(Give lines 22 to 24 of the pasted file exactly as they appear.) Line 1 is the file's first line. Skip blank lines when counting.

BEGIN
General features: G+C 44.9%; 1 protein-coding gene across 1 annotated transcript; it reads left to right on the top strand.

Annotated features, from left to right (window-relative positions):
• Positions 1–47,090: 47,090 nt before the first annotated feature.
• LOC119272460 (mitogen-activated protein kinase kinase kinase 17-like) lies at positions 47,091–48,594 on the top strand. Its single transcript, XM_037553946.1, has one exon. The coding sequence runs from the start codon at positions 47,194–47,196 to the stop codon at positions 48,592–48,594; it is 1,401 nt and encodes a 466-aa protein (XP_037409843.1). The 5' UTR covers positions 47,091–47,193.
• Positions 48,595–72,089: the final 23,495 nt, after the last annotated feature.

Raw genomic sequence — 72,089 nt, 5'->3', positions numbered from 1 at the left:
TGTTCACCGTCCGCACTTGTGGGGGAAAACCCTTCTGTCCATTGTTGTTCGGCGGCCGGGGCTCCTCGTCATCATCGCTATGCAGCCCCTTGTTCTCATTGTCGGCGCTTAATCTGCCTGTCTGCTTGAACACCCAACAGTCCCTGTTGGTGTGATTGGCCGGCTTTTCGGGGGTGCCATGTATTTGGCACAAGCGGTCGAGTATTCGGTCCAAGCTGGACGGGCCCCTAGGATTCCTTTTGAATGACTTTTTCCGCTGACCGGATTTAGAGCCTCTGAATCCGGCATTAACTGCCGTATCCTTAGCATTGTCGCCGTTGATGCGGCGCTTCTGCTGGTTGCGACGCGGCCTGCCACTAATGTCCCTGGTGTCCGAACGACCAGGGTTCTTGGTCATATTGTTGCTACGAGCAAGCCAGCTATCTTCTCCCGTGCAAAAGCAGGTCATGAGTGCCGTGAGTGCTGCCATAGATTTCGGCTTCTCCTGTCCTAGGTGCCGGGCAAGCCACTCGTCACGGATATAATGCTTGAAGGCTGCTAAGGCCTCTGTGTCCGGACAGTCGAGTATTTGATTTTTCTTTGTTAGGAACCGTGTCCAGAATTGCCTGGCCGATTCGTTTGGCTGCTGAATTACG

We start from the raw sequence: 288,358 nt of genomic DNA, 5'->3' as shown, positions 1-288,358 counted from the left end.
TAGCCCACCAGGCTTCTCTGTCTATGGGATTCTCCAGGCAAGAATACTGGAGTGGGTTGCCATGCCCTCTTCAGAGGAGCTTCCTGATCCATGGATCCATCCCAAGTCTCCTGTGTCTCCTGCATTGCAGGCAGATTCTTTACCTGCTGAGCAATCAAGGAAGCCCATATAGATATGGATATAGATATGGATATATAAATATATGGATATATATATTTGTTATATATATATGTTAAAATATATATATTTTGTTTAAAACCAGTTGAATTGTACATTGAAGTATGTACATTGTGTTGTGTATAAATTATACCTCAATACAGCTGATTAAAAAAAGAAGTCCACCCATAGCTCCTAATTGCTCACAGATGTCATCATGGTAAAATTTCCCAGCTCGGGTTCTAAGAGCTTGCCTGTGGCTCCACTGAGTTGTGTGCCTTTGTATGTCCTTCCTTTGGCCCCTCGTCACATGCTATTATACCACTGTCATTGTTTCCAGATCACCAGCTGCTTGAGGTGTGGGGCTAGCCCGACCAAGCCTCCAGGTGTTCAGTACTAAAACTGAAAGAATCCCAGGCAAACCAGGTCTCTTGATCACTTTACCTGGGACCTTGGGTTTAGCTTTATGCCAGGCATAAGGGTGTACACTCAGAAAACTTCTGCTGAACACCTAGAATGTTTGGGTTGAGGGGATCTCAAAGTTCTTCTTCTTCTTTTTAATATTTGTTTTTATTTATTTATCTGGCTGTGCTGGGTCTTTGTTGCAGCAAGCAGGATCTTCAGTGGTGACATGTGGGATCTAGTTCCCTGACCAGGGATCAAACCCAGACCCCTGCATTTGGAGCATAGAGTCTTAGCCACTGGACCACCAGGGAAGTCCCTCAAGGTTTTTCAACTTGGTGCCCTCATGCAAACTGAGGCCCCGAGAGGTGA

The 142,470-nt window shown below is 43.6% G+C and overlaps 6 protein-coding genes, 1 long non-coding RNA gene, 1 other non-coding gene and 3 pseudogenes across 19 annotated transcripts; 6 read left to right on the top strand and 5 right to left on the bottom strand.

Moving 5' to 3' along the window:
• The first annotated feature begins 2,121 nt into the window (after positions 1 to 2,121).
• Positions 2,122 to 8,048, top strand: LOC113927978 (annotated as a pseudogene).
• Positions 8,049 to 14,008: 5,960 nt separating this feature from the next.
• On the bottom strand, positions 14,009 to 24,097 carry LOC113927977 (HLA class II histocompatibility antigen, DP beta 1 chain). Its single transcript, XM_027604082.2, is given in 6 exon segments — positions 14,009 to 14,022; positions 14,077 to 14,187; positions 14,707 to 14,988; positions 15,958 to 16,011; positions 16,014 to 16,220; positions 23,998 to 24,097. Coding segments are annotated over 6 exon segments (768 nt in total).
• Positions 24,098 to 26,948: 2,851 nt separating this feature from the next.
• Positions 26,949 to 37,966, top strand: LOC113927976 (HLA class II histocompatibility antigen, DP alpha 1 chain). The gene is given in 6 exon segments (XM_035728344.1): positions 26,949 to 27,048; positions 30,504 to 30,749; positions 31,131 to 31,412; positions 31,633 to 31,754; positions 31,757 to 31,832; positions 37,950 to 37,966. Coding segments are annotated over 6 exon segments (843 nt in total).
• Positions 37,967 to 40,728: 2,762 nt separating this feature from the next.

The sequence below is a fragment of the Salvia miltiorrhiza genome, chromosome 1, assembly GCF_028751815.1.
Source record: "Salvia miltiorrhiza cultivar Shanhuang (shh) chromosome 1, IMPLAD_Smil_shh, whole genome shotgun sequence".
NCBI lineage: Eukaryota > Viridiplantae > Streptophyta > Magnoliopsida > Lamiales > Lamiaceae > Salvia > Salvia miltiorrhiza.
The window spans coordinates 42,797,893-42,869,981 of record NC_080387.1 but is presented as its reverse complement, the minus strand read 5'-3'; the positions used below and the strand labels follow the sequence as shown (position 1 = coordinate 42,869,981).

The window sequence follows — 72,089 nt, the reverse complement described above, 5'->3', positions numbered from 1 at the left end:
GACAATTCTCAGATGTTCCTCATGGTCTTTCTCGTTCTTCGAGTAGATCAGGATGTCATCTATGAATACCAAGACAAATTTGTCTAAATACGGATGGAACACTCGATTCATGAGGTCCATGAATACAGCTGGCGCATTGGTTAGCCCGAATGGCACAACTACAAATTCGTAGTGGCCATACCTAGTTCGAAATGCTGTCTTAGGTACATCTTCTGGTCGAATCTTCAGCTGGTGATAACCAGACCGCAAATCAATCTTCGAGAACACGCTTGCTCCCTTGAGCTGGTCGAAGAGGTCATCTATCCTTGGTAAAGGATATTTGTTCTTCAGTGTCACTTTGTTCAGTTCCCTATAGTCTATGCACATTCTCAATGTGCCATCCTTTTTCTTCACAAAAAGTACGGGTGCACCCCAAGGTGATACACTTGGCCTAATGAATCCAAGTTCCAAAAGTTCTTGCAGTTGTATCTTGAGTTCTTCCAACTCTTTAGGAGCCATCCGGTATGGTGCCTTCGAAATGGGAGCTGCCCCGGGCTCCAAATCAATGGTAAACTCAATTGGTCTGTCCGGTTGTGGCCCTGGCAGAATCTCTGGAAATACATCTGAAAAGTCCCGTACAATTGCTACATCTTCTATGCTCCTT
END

The window spans coordinates 42,797,893-42,869,981 of record NC_080387.1 but is presented as its reverse complement, the minus strand read 5'-3'; the positions used below and the strand labels follow the sequence as shown (position 1 = coordinate 42,869,981).

The window sequence follows — 72,089 nt, the reverse complement described above, 5'->3', positions numbered from 1 at the left end:
GACAATTCTCAGATGTTCCTCATGGTCTTTCTCGTTCTTCGAGTAGATCAGGATGTCATCTATGAATACCAAGACAAATTTGTCTAAATACGGATGGAACACTCGATTCATGAGGTCCATGAATACAGCTGGCGCATTGGTTAGCCCGAATGGCACAACTACAAATTCGTAGTGGCCATACCTAGTTCGAAATGCTGTCTTAGGTACATCTTCTGGTCGAATCTTCAGCTGGTGATAACCAGACCGCAAATCAATCTTCGAGAACACGCTTGCTCCCTTGAGCTGGTCGAAGAGGTCATCTATCCTTGGTAAAGGATATTTGTTCTTCAGTGTCACTTTGTTCAGTTCCCTATAGTCTATGCACATTCTCAATGTGCCATCCTTTTTCTTCACAAAAAGTACGGGTGCACCCCAAGGTGATACACTTGGCCTAATGAATCCAAGTTCCAAAAGTTCTTGCAGTTGTATCTTGAGTTCTTCCAACTCTTTAGGAGCCATCCGGTATGGTGCCTTCGAAATGGGAGCTGCCCCGGGCTCCAAATCAATGGTAAACTCAATTGGTCTGTCCGGTTGTGGCCCTGGCAGAATCTCTGGAAATACATCTGAAAAGTCCCGTACAATTGCTACATCTTCTATGCTCCTT